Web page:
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So you want to start carp fishing? Pt1

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So you want to start carp fishing?  Pt1

Part One of a two part series by Carp-coach Ian Gemson on what tackle is needed to start carp fishing

igstartycarpf1.jpgHow many times have we walked into our local well stocked fishing tackle shop and seen before us a huge array of fishing tackle designed to meet every angler's needs and then become lost in the decision - "What is the correct tackle for me?"

 

Preparation is the key to ensure you get the right kit for the job without over-spending on misguided purchases. The best place to start is to select a venue or two and understand the lake's features. 

How big is the lake? How big are the carp you are hoping to catch? Is the lake weedy or snaggy? All of these key points have a dramatic impact on the type of equipment you will need. This will stop you first buying tackle and then finding it's not right for you and having to sell it again in order to buy the correct stuff.

 

Without a doubt, there is a lot of very good, low priced tackle available on the market and, as in most sports, it is very easy to spend thousands on equipment. You have to beware. There is a lot of tackle that catches unwary anglers rather than catching fish. So where do we start when we have decided that carp fishing is going to be our hobby from now on?

 

igstartycarpf2.jpgThe basic carp fishing tackle requirements are as follows.

Landing net, unhooking mat and fish care products.

Carp rod. 

Reels, (free spool or big pits) and line. 

Rod rests and alarms.

Seat and shelters. 

Products: Landing nets, unhooking mats and fish care products.

Landing nets: The larger the better so you should really look for a 42” or larger. A net with a deep and soft mesh is required. Make sure the net has a fine mesh as this will prevent the carp's fins from catching in the mesh whilst it is being landed. The landing net should also have removable arms which will make carrying the carp to the unhooking mat much easier and safer. Make sure the landing net has a strong pole and the pole is at least 1.82m long.

 

igstartycarpf4.jpgMats: A large, deeply padded unhooking mat is essential to protect the fish. Carp are naturally buoyant in water and do not feel their own weight; once out of water they feel every ounce, so a soft unhooking mat helps protect their body from damage, as and when they begin to struggle. Mats are available in a flat or a cradle style format with a poly ball or soft foam internal filling. The cradle style mat has the slight advantage over the flat mat as it has a high wall construction which will help prevent the carp from sliding off the mat.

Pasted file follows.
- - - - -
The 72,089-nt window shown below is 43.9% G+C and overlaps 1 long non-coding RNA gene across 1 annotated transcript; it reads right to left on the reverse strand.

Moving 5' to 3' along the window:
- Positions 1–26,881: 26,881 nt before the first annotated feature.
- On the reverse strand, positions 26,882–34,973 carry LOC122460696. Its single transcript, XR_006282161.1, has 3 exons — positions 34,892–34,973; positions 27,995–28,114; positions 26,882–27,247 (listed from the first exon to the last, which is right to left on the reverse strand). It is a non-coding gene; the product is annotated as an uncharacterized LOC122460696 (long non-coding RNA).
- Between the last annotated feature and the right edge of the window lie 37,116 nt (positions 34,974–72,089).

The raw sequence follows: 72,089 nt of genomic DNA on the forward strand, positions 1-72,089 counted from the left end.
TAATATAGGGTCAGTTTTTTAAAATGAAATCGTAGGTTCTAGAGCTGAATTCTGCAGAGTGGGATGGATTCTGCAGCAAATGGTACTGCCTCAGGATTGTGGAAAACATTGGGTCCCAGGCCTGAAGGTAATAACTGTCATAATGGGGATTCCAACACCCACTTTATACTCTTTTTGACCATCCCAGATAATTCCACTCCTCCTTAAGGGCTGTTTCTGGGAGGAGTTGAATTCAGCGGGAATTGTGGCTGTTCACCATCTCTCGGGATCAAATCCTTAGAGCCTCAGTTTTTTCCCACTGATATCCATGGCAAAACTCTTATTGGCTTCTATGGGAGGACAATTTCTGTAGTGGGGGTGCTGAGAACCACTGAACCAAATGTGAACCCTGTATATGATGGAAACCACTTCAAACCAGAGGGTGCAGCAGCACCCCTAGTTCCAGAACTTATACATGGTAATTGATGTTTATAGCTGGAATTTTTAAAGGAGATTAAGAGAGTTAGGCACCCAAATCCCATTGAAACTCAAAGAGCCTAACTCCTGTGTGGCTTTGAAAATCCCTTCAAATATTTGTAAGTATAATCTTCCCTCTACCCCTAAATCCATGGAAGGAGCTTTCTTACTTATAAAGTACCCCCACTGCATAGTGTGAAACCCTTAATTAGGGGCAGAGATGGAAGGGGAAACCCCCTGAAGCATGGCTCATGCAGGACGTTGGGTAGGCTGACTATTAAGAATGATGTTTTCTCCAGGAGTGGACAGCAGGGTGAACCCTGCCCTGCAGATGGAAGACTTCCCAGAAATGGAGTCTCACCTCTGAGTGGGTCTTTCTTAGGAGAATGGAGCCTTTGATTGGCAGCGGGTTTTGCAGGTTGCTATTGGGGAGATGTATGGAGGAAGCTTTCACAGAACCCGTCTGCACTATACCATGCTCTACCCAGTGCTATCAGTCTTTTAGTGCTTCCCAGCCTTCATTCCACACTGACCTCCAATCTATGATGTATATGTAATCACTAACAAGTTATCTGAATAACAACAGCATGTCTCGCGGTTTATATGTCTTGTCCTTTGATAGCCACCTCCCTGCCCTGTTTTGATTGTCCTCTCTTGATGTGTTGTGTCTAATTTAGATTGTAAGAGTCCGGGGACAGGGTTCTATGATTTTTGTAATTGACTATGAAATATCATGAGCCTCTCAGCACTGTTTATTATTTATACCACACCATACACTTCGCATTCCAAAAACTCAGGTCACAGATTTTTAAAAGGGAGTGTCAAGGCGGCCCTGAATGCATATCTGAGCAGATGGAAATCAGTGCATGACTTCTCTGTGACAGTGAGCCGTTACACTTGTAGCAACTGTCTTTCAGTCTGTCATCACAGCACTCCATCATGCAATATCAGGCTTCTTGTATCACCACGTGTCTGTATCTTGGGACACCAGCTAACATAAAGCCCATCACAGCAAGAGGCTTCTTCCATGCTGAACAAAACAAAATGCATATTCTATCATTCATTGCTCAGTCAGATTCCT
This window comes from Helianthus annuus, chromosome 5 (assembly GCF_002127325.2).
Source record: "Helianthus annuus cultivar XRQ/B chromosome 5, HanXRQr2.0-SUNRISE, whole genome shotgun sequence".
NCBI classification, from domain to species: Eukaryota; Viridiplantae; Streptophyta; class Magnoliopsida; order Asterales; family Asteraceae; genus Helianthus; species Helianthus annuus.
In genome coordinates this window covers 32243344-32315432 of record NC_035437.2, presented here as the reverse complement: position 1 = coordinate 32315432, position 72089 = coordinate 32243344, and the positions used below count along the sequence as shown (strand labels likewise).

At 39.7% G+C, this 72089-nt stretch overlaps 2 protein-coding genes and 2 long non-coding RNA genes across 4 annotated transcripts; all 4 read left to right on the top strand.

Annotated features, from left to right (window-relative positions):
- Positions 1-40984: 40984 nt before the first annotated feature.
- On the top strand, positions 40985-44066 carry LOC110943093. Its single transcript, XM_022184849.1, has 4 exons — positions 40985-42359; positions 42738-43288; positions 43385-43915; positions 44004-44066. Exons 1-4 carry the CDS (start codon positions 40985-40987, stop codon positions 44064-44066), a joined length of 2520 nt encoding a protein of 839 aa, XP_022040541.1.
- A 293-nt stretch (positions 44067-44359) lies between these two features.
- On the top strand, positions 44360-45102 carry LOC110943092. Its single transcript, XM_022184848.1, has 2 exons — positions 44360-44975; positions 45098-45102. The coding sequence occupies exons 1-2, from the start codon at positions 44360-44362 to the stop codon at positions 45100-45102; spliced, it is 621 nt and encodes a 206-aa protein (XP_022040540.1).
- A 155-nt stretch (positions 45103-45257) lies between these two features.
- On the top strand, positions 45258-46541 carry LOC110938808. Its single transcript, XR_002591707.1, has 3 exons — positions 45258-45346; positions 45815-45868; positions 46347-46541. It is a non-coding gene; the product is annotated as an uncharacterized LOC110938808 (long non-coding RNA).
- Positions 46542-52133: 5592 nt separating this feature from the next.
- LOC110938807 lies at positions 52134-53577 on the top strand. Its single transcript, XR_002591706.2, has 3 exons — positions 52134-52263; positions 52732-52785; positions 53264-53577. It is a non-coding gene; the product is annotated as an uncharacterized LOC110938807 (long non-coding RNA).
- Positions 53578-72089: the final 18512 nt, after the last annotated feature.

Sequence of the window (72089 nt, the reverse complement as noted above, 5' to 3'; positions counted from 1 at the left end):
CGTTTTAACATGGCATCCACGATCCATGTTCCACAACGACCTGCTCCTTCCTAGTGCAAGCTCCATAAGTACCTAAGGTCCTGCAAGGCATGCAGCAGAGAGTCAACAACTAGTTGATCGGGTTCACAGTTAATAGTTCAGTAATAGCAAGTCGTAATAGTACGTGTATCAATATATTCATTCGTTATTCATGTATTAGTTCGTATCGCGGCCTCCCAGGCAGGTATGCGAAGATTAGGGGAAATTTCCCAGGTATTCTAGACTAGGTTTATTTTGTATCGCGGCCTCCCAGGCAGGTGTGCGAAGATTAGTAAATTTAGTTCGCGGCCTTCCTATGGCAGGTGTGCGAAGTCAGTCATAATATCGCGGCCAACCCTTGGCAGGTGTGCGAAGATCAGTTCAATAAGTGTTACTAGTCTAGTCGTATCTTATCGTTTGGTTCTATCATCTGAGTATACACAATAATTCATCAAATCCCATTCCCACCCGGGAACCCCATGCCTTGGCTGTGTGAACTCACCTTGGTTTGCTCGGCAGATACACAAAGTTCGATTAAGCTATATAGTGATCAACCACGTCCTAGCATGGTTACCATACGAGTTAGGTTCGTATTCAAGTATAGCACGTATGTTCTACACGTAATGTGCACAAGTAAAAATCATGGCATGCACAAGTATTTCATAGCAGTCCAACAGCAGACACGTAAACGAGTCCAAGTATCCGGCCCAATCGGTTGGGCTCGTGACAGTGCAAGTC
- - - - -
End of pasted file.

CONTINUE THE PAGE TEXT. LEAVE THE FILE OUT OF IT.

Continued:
A strong pair of forceps will be needed to remove the hook from the carp's mouth. It is always a good idea to have these attached to the mat. Always remove the sharp hook from the carp with the forceps, as this prevents the carp from moving the hook to your fingers whilst you are trying to unhook it.

 

igstartycarpf5.jpgCarp care kits are available from a number of companies and the Korda Carp care kits designed by Thinking Anglers are the best available at the moment. You can also buy products such as Kryston Klinik carp care, which is also a good antiseptic/barrier. The Korda kit includes mouth and body liquid treatments with a few swabs included to assist in applying the treatments accurately onto the wounds.

 

Weigh slings are available in all shapes and sizes. Choose a sling that is soft and one that will support the fish well whilst it is being weighed. A sling with front and rear access zips also makes releasing the carp back into the water a lot

easier.

 

Scales are available in both digital from manufacturers like Chub and Ruben Heaton and mechanical scales by Avon and Ruben Heaton. Take time and choose a good quality set and keep them safe clean and dry to ensure they are as accurate as possible. When weighting your catch take a little time to wet the sling and zero your scales so they are ready for use when you need them.

 

IGstarttim.jpgRods

Test curve: The test curve is the weight required to bring the tip to a 90 degree angle to the butt while the butt is held horizontally. This measurement provides a guide to the stiffness of one rod compared to another. The test curve on its own is not an indicator of casting capability however. Of more influence on a rod's casting potential, is the action of the rod. For example a fast-taper 2.751b test curve rod will have greater casting capability than a through-action 3.51b test curve rod, but the through-action rod will have other benefits over the faster-action rod.

 

Rod Actions: For simplicity, only three types of rod action tend to be referred to in the press: 1) Through-action 2) Semi-fast 3) Fast taper. However, there is a whole spectrum of actions between these, and there are points in the spectrum where the definition of the action is a matter of opinion. For example some people may describe the same action as either a semi-fast or a through-action. Also semi-fast and fast-taper actions become confused. The result is that the action of a rod described in the angling press is sometimes misleading.

 

igstartycarpf13.jpg
Through-action rods are a dream for playing fish as the rod can be allowed to play the fish without the angler having to continually adjust the clutch or back-wind. They also minimize the chance of hook pulls, allow the use of lighter breaking strain lines and hooklinks and are the best rods for accurately casting at shorter range. They also perform well when using light leads. Through-action rods are not a good choice if distance casting could be necessary and only the higher test curve models are suited to method fishing and PVA bag work.